Sufficient thermal-electromagnetic stability against external heat sources is an essential design criterion for superconducting Rutherford cables, especially if operated close to the critical current. Due to the complex phenomena contributing to stability such as helium cooling, inter-strand current and heat transfer, its level is difficult to quantify. In order to improve our understanding, many stability tests were performed on different cable samples, each incorporating several point-like heaters. The current redistribution around the heat front is measured after inducing a local normal zone in one strand of the cable. By using voltage taps, expansion of the normal zone is monitored in the initially quenched strand as well as in adjacent strands. An array of Hall probes positioned at the cable edge is used to scan the self-field generated by the cable by which it becomes possible to estimate the inter-strand current transfer. In this paper it is demonstrated that two different stability regimes can be distinguished depending on the local conditions for local normal zone recovery through heat and current transfer to adjacent strands. It is shown that in the first regime every normal zone will lead to a quench, while in the second regime a normal zone in one strand can recover. Combining the predictions developed using a novel version of the numerical network model CUDI and new measurement results, it is possible to derive characteristic quench decision times as well to calculate and predict the influence of a change in cable parameters.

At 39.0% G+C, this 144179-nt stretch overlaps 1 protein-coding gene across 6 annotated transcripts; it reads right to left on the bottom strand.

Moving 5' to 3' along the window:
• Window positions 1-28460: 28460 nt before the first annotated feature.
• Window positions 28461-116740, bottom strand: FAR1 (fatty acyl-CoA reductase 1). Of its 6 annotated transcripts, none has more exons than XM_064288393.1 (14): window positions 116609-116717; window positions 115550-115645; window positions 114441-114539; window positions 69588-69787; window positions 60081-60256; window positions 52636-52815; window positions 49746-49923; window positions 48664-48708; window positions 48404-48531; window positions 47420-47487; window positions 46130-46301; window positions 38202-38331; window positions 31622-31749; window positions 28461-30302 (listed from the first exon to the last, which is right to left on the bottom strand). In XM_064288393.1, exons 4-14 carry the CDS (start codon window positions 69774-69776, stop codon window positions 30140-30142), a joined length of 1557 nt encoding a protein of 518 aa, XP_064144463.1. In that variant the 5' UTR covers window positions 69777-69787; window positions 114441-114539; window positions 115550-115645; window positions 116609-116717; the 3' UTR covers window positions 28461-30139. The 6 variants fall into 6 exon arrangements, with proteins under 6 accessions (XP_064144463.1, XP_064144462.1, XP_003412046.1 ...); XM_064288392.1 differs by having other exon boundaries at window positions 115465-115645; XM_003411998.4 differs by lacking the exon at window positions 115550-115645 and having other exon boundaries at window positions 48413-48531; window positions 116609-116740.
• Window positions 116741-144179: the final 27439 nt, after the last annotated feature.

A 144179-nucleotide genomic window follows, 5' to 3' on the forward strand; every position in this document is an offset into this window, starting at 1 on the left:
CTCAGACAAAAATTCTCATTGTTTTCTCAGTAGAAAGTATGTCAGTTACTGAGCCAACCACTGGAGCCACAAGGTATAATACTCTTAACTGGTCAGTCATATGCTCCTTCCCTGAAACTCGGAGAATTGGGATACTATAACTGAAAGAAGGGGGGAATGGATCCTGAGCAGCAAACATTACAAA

|Number of pages||7|
|Journal||Journal of physics: Conference series|
|Publication status||Published - 2008|
|Event||8th European Conference on Applied Superconductivity, EUCAS 2007 - Brussels, Belgium|
Duration: 16 Sept 2007 → 20 Sept 2007
Conference number: 8